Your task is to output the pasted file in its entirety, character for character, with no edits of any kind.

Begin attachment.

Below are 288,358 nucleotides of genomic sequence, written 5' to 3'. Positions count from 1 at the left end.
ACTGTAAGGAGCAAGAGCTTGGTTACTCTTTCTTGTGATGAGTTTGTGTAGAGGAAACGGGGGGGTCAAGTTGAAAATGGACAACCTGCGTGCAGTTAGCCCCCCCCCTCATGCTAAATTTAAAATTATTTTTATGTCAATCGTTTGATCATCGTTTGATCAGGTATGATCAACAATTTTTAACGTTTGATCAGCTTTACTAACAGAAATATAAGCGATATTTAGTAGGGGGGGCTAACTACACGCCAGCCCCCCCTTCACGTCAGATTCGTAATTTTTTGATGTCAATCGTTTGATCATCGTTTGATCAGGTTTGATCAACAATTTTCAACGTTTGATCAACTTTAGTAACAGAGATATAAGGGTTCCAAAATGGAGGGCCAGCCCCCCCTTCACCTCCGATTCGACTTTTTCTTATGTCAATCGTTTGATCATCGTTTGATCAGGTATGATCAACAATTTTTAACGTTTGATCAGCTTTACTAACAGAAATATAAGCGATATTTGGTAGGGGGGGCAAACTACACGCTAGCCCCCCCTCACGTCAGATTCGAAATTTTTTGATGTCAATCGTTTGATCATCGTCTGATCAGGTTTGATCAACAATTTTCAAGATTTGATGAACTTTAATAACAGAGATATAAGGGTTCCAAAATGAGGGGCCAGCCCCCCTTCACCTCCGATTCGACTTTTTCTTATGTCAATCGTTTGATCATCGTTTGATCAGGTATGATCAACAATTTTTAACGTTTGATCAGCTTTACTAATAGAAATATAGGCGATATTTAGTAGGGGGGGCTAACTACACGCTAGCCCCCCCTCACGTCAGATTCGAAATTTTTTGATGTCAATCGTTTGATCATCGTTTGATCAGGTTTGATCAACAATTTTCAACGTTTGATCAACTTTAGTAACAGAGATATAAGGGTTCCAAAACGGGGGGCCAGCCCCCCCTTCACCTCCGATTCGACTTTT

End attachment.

Below are 288,358 nucleotides of genomic sequence, written 5' to 3'. Positions count from 1 at the left end.
ACTGTAAGGAGCAAGAGCTTGGTTACTCTTTCTTGTGATGAGTTTGTGTAGAGGAAACGGGGGGGTCAAGTTGAAAATGGACAACCTGCGTGCAGTTAGCCCCCCCCCTCATGCTAAATTTAAAATTATTTTTATGTCAATCGTTTGATCATCGTTTGATCAGGTATGATCAACAATTTTTAACGTTTGATCAGCTTTACTAACAGAAATATAAGCGATATTTAGTAGGGGGGGCTAACTACACGCCAGCCCCCCCTTCACGTCAGATTCGTAATTTTTTGATGTCAATCGTTTGATCATCGTTTGATCAGGTTTGATCAACAATTTTCAACGTTTGATCAACTTTAGTAACAGAGATATAAGGGTTCCAAAATGGAGGGCCAGCCCCCCCTTCACCTCCGATTCGACTTTTTCTTATGTCAATCGTTTGATCATCGTTTGATCAGGTATGATCAACAATTTTTAACGTTTGATCAGCTTTACTAACAGAAATATAAGCGATATTTGGTAGGGGGGGCAAACTACACGCTAGCCCCCCCTCACGTCAGATTCGAAATTTTTTGATGTCAATCGTTTGATCATCGTCTGATCAGGTTTGATCAACAATTTTCAAGATTTGATGAACTTTAATAACAGAGATATAAGGGTTCCAAAATGAGGGGCCAGCCCCCCTTCACCTCCGATTCGACTTTTTCTTATGTCAATCGTTTGATCATCGTTTGATCAGGTATGATCAACAATTTTTAACGTTTGATCAGCTTTACTAATAGAAATATAGGCGATATTTAGTAGGGGGGGCTAACTACACGCTAGCCCCCCCTCACGTCAGATTCGAAATTTTTTGATGTCAATCGTTTGATCATCGTTTGATCAGGTTTGATCAACAATTTTCAACGTTTGATCAACTTTAGTAACAGAGATATAAGGGTTCCAAAACGGGGGGCCAGCCCCCCCTTCACCTCCGATTCGACTTTT